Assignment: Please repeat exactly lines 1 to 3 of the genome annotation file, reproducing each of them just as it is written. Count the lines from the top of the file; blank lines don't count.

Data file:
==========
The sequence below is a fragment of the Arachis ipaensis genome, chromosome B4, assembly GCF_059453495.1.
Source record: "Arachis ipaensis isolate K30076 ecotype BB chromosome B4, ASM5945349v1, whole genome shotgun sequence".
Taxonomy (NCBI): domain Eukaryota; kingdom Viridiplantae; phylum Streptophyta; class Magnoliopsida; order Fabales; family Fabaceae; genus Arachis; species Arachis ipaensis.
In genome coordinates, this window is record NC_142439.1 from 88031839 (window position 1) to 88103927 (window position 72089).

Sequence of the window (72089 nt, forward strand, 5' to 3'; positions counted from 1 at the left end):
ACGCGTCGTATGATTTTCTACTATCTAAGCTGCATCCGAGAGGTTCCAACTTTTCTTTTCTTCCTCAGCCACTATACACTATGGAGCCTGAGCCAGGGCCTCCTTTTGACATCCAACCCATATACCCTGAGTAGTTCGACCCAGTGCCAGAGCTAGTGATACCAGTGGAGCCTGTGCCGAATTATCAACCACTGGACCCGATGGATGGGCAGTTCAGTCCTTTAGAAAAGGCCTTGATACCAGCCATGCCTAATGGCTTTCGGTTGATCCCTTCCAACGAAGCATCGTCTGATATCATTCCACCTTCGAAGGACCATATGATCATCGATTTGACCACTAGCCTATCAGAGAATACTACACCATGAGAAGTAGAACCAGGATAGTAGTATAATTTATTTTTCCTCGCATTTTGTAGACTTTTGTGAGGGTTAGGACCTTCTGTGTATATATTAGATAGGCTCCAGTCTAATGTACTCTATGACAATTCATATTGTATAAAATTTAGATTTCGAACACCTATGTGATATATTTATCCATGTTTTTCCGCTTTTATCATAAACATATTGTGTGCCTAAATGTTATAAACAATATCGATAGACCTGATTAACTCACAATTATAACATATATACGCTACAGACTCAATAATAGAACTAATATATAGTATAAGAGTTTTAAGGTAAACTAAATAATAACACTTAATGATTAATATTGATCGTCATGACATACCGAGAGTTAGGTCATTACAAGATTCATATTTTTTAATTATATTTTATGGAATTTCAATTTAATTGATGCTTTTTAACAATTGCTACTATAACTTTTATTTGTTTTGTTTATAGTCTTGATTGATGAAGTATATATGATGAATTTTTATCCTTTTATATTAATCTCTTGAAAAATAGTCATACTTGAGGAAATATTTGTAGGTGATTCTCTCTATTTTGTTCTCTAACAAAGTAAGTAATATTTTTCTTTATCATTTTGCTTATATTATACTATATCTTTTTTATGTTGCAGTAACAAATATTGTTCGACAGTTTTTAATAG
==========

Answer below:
The sequence below is a fragment of the Arachis ipaensis genome, chromosome B4, assembly GCF_059453495.1.
Source record: "Arachis ipaensis isolate K30076 ecotype BB chromosome B4, ASM5945349v1, whole genome shotgun sequence".
Taxonomy (NCBI): domain Eukaryota; kingdom Viridiplantae; phylum Streptophyta; class Magnoliopsida; order Fabales; family Fabaceae; genus Arachis; species Arachis ipaensis.